In the fast paced world we live in today, feelings of stress and anxiety are not uncommon. If you’re not a student worrying over your deadlines and degree, you’re an adult having to face the world of work and mortgages. It is not surprising that there is widespread discussion over student mental health and burn out, and that nearly everyone experiences stress, depression or anxiety at some point in their lives.
But, is there a way to cope with this stress?
Over the past few weeks I have been getting to know an app called Headspace, recommended to me by a friend when I was experiencing some prolonged stress. She sold it to me within minutes, and since my 10 day foundation course ended, I have wanted to continue my journey with it. Headspace is a mindfulness app that helps people deal with negative emotions through ten minutes of guided meditation. It also gets you thinking about what it means to be living a mindful lifestyle, and offers ways to deal with everyday life when the mind is busy and loud. The meditations are given by a man called Andy, who has been a Buddhist monk for ten years, but recently decided he wanted to share his methods of finding peace and clarity with the rest of the world. His approach is gentle and non-intimidating, which makes it accessible to everyone, even those who have never meditated before.
One of the things that really spoke to me was Andy’s ideas surrounding thoughts and emotions. He describes them as being similar to traffic. If you try and analyze, keep up with or control each car as it zooms through your mind, you’ll begin to feel overwhelmed. He suggests the idea of simply observing a thought when it enters the mind. He explains that by doing this, you begin to learn that a thought does not mean it is the truth or your reality, and it does not need to affect your mood. Obviously this is easier said than done, but after a few weeks of practicing this I have begun to really understand what he means by that.
The stigma surrounding mental health is still a big issue, especially among students. During Fresher’s Week, nobody talks about the fact that they are actually really freaked out and have no idea what they are doing, or that they really miss their family. This might not be the case for everyone but when I finally approached some friends about this in my first term of uni I was so relieved to know I wasn’t the only one feeling a bit displaced. Talking about mental health is really important, and apps such as Headspace contribute to this stigma by providing access to ways of dealing with the mind, but also show that you’re not abnormal if affected by it.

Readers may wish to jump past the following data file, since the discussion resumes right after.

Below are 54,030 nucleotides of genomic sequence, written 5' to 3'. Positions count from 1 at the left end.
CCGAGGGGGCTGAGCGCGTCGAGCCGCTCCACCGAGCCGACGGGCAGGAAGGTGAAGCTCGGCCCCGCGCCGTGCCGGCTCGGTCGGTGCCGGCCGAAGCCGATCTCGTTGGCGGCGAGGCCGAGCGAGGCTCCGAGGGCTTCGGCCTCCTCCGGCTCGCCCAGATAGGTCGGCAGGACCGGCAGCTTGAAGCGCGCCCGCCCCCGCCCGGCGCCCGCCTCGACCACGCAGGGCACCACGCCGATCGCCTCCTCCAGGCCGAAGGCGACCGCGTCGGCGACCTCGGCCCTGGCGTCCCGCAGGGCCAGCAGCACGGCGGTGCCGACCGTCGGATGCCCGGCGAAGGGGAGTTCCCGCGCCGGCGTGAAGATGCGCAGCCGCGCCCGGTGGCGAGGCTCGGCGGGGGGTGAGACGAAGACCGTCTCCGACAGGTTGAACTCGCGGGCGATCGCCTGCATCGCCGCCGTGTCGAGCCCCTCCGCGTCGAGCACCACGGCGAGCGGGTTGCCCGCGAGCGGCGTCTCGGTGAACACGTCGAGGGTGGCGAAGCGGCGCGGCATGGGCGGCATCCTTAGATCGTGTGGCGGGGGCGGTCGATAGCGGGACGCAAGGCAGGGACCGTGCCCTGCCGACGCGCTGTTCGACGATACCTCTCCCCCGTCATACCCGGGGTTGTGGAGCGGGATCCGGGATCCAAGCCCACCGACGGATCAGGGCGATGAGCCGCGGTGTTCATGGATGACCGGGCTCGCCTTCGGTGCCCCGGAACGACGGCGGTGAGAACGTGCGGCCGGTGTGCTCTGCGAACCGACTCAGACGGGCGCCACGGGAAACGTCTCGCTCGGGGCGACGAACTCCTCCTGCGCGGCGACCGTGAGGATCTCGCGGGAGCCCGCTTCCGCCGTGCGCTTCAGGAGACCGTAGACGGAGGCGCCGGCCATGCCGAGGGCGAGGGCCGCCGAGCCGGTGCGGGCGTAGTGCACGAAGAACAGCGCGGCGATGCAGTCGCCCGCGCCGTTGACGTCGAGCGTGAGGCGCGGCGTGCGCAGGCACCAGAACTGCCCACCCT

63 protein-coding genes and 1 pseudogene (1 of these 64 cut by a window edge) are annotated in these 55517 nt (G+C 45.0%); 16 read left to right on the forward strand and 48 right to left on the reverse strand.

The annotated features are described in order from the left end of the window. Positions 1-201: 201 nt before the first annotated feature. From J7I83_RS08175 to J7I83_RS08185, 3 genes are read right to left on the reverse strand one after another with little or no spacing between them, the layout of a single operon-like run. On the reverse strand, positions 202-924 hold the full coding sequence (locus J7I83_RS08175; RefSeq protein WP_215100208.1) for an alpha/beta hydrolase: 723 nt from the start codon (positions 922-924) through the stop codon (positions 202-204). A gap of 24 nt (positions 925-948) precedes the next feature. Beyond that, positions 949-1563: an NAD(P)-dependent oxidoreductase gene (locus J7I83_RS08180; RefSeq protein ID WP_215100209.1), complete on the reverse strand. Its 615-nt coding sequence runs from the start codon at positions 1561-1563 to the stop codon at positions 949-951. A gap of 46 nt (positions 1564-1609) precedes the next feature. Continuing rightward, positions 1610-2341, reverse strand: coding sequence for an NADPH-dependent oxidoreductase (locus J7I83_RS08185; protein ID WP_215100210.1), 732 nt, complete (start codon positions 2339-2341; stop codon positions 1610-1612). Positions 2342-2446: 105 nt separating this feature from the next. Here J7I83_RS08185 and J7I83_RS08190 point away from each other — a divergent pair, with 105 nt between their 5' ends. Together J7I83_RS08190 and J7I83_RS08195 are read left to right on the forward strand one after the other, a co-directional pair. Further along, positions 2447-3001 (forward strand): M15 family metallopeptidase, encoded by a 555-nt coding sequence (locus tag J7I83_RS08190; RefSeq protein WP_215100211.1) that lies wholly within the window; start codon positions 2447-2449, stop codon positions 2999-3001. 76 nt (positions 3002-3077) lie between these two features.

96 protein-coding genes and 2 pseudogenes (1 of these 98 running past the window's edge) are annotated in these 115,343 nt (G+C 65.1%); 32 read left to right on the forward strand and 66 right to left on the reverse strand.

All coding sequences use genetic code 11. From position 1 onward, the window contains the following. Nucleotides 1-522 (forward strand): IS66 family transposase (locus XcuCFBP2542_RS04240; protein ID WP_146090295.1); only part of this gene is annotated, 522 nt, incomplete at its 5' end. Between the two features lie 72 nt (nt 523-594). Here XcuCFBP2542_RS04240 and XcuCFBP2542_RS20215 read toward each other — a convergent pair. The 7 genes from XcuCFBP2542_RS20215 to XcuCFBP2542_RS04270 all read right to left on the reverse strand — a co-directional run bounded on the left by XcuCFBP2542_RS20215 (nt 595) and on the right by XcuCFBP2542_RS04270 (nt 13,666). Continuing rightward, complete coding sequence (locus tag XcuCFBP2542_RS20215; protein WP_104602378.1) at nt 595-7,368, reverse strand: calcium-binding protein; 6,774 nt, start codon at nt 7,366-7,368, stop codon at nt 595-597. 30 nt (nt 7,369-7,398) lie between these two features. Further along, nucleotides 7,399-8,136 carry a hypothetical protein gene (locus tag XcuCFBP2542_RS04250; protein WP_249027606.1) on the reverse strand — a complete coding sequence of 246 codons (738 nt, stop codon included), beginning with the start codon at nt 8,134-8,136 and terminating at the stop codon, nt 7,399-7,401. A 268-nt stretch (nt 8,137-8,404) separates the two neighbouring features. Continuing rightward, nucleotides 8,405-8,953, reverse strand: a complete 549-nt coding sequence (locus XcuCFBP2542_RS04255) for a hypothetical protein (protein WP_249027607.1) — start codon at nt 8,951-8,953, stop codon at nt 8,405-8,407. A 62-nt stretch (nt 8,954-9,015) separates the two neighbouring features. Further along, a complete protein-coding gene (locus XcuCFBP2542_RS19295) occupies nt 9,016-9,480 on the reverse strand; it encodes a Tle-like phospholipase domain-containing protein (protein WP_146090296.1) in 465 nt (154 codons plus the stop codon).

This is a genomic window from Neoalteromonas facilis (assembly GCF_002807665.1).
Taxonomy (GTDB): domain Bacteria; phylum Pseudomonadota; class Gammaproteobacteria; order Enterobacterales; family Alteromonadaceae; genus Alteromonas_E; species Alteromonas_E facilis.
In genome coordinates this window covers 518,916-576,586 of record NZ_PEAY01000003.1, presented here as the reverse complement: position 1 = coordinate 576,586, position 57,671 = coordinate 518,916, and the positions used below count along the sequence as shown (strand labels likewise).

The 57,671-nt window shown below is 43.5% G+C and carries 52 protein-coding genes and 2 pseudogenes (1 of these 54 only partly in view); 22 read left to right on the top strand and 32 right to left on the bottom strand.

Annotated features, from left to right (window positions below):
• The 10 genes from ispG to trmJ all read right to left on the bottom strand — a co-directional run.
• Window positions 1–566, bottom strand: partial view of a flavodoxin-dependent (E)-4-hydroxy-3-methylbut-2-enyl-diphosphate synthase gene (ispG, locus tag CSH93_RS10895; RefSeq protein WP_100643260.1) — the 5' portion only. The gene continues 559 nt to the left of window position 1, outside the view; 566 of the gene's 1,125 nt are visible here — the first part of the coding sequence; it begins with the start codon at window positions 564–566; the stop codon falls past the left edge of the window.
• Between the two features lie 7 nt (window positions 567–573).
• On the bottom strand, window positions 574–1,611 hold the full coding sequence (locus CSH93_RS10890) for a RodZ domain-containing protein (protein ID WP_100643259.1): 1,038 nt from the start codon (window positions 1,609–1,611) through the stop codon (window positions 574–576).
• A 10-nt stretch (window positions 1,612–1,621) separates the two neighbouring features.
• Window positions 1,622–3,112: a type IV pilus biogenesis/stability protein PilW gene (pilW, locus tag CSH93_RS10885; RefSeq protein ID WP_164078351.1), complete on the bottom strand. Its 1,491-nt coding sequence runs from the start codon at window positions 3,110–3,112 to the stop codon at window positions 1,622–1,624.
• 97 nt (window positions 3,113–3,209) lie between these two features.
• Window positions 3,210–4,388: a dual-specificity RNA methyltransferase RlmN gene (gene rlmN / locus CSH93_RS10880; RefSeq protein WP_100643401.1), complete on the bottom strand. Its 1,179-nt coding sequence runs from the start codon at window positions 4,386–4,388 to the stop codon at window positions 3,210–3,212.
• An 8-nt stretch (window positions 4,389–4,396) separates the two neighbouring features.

My housemate Lottie has taken Headspace a lot further than me, opting to buy an annual membership for it. She explained that “Headspace has been so useful because it makes meditation accessible. There are different themes which relate to difficulties such as stress or anxiety, and how meditation can be used to accept and overcome these issues.”
“Also it’s only 10-20 minutes per day and is guided which makes the idea of sitting silently less daunting.”
There has been some dispute over whether these mental health and mindfulness apps are effective, and whilst it may be true that some aren’t that beneficial at all, meditation and mindfulness do not fall into that category.
A family friend who is a professional psychologist and counselor really rooted for the app when I spoke to her about it, and she encouraged me to continue using it as there have been endless studies proving that mindfulness and meditation work, for both personal and emotional means as well as everyday stress. It is so easy to get lost in the realm of the human mind and get sucked into the complexities of emotions that we often forget to pause for a minute and just breathe. Just taking a moment to think about how you are feeling and mentally stepping away from your day can have the most profound effect on your mood and way of thinking.
Don’t believe me? Find out for yourself.